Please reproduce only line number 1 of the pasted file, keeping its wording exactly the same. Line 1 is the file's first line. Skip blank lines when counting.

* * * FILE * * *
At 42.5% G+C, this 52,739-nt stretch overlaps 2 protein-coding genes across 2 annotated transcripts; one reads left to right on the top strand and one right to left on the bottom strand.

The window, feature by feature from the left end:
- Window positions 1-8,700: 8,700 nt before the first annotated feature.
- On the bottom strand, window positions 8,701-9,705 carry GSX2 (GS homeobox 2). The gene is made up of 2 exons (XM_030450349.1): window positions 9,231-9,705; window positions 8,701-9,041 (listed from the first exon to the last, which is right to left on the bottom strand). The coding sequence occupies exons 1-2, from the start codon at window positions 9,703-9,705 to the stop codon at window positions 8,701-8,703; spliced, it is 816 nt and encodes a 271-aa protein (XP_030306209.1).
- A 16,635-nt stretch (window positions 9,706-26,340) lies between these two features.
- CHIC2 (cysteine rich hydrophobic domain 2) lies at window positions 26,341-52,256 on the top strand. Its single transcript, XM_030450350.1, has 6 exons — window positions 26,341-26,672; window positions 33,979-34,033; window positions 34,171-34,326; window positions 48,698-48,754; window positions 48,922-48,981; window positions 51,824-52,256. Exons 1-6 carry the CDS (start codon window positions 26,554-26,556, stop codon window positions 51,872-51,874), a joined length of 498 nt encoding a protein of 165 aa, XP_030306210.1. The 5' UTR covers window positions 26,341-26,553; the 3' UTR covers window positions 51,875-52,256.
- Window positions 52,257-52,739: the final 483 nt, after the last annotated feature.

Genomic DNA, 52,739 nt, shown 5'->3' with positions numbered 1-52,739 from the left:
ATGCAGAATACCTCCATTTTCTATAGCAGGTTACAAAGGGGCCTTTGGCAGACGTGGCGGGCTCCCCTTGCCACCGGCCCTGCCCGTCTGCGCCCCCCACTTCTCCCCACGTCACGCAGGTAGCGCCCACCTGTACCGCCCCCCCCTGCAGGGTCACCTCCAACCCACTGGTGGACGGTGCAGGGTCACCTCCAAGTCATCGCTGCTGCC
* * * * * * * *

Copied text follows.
At 42.5% G+C, this 52,739-nt stretch overlaps 2 protein-coding genes across 2 annotated transcripts; one reads left to right on the top strand and one right to left on the bottom strand.